Related information:

Grizzly bear and gray wolf are listed as species of greatest concern in the HCP. Both are extremely rare in Washington and neither has been documented in the watershed. There is a good chance, however, that grizzlies may pass through city ownership because a few live in the north Cascades and they have occasionally been sighted to the south of the watershed. If populations increase in the future, the watershed may provide undisturbed habitat required by these wide-ranging large carnivores.

Four species of smaller forest carnivores are considered species of concern in the HCP: fisher, marten, wolverine, and lynx. None of these species have been documented in the watershed since the 1960s, but it is likely that marten are living in the watershed because they have been found just four miles to the east. Wolverine may also use the watershed because their tracks were found just six miles east of the watershed in 2006. All four of these carnivores favor undisturbed areas of mature and old-growth forest. We used remote camera traps from 2006 to 2010 to sample a variety of habitats where they might be likely to occur. Unfortunately, none were seen during the study. View more information on the forest carnivore study on Seattle Public Utilities Biodiversity website.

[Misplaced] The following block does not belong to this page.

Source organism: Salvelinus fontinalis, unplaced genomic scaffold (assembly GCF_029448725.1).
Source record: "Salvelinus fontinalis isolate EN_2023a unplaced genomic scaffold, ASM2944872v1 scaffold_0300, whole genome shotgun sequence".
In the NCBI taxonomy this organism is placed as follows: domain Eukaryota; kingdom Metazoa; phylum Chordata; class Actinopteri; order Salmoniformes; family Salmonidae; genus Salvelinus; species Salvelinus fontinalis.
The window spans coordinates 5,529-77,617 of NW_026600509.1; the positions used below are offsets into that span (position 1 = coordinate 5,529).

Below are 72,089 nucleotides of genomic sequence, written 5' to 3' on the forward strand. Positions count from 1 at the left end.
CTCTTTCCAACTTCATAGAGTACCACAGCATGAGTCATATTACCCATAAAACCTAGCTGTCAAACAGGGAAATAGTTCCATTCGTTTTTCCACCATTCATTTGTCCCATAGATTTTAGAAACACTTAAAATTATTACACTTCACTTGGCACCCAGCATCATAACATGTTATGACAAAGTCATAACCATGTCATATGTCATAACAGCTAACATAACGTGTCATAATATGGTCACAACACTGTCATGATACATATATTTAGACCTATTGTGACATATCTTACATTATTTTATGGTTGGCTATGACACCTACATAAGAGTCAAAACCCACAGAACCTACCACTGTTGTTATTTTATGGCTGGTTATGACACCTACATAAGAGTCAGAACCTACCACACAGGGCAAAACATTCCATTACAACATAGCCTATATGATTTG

Pine Marten

Although marten have not been documented in the watershed, they are very likely present.

There are 11 species of forest bats that are also considered species of concern in the HCP. Forest bats roost in hollow trees, snags, foliage, or under bark of large old trees. Old-growth forest provides optimal habitat for these small mammals because of the large number of big snags and the thick bark with many crevices found on giant old trees. During the night, bats forage in gaps within the forest, as well as over wetlands and open water, eating huge numbers of insects. A single bat can eat up to 2,000 insects each night. Monitoring and protecting existing old-growth forest, as well as enhancing forest habitat in younger forest by creating snags for roosting and canopy gaps for foraging should ensure these bats continue to live and breed in the watershed.